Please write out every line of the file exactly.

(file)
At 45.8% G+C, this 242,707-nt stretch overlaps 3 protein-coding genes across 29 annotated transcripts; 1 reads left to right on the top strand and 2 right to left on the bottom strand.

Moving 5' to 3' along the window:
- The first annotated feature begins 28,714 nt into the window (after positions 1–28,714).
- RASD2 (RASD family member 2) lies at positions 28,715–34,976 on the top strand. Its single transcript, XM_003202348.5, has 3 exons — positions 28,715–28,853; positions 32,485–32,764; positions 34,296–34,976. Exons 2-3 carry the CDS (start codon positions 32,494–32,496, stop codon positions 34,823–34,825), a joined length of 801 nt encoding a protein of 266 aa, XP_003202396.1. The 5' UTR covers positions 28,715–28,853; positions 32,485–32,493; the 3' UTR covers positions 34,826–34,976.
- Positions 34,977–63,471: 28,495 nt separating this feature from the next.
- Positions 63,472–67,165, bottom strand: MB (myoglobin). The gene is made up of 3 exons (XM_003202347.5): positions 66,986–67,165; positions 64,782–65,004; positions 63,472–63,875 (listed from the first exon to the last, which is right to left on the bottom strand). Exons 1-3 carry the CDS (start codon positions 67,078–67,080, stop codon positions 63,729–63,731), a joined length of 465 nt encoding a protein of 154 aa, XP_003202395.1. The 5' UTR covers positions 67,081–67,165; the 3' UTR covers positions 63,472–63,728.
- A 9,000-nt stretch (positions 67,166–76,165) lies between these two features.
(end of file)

At 45.8% G+C, this 242,707-nt stretch overlaps 3 protein-coding genes across 29 annotated transcripts; 1 reads left to right on the top strand and 2 right to left on the bottom strand.

Moving 5' to 3' along the window:
- The first annotated feature begins 28,714 nt into the window (after positions 1–28,714).
- RASD2 (RASD family member 2) lies at positions 28,715–34,976 on the top strand. Its single transcript, XM_003202348.5, has 3 exons — positions 28,715–28,853; positions 32,485–32,764; positions 34,296–34,976. Exons 2-3 carry the CDS (start codon positions 32,494–32,496, stop codon positions 34,823–34,825), a joined length of 801 nt encoding a protein of 266 aa, XP_003202396.1. The 5' UTR covers positions 28,715–28,853; positions 32,485–32,493; the 3' UTR covers positions 34,826–34,976.
- Positions 34,977–63,471: 28,495 nt separating this feature from the next.
- Positions 63,472–67,165, bottom strand: MB (myoglobin). The gene is made up of 3 exons (XM_003202347.5): positions 66,986–67,165; positions 64,782–65,004; positions 63,472–63,875 (listed from the first exon to the last, which is right to left on the bottom strand). Exons 1-3 carry the CDS (start codon positions 67,078–67,080, stop codon positions 63,729–63,731), a joined length of 465 nt encoding a protein of 154 aa, XP_003202395.1. The 5' UTR covers positions 67,081–67,165; the 3' UTR covers positions 63,472–63,728.
- A 9,000-nt stretch (positions 67,166–76,165) lies between these two features.